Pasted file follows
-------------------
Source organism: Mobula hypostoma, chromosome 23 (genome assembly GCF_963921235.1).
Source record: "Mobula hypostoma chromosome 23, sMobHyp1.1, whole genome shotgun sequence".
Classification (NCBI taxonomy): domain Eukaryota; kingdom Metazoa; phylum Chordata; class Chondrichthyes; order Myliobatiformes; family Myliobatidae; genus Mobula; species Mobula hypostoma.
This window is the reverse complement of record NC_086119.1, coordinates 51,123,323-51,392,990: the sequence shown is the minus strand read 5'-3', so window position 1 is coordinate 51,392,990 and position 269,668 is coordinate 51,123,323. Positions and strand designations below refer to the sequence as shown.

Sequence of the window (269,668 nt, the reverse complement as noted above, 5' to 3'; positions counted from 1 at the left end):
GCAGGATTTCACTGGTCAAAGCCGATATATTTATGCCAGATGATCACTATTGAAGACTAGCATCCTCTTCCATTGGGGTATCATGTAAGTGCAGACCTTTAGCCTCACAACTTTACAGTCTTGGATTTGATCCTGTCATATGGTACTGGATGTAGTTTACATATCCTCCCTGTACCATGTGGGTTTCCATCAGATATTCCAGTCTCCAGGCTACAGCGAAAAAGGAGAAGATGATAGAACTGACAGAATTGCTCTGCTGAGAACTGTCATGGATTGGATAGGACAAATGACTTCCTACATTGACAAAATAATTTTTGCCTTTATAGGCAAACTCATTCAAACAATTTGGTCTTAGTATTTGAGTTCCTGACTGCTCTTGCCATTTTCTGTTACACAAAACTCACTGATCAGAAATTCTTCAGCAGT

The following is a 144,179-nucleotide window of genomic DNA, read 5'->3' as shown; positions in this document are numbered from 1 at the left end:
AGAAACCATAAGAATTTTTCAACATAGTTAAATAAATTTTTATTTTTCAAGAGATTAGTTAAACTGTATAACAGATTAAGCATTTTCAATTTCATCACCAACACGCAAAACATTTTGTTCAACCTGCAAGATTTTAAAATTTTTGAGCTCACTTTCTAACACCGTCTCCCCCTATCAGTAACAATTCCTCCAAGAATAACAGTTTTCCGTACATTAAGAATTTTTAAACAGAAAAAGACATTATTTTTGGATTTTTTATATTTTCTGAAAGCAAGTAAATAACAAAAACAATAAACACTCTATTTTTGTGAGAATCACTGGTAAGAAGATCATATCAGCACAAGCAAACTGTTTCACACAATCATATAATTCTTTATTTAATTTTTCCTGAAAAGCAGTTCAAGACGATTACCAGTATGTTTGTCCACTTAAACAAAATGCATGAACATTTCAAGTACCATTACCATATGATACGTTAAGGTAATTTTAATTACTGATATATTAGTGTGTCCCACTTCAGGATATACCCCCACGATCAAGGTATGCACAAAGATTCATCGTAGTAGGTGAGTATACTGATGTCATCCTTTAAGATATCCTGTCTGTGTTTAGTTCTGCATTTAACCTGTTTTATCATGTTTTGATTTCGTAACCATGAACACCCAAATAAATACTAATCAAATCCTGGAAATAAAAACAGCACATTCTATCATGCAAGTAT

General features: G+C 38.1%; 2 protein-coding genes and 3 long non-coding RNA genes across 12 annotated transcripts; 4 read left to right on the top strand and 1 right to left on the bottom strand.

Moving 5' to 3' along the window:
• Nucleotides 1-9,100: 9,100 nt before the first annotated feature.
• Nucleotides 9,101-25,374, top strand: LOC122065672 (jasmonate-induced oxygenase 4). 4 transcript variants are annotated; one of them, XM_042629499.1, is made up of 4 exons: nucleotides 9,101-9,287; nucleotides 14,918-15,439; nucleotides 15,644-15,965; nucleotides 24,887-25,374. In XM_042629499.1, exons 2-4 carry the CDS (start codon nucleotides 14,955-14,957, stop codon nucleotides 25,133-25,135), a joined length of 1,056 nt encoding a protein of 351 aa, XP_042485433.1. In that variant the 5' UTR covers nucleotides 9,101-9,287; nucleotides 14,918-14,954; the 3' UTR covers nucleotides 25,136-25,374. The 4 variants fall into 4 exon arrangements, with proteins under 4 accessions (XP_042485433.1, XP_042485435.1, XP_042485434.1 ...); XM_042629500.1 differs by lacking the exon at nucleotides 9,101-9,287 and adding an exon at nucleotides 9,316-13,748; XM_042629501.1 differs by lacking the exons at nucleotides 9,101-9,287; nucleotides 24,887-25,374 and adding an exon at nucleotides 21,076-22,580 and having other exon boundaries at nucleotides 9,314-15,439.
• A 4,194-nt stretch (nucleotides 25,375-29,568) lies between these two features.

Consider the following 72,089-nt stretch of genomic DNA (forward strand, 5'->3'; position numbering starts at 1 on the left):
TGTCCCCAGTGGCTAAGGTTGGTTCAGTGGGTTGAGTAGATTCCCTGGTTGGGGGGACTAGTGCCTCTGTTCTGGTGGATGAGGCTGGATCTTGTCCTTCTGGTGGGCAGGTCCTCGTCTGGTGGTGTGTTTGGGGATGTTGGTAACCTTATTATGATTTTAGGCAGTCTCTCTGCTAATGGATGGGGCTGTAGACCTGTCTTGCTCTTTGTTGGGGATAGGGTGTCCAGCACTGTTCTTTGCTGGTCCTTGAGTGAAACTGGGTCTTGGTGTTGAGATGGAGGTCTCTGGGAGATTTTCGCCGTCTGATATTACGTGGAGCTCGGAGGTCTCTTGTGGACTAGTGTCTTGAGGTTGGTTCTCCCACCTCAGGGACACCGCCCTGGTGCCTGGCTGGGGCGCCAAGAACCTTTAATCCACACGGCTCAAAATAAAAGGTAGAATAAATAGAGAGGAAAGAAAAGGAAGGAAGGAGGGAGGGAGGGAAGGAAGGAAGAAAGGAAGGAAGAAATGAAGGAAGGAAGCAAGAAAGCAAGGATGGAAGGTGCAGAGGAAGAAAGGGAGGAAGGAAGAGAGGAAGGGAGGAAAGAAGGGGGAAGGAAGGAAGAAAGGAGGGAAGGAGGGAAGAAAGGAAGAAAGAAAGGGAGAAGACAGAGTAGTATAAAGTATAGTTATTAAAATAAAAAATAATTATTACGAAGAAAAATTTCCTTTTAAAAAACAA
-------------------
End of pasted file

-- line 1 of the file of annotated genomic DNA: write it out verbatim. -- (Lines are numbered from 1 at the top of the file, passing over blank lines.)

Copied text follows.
Source organism: Mobula hypostoma, chromosome 23 (genome assembly GCF_963921235.1).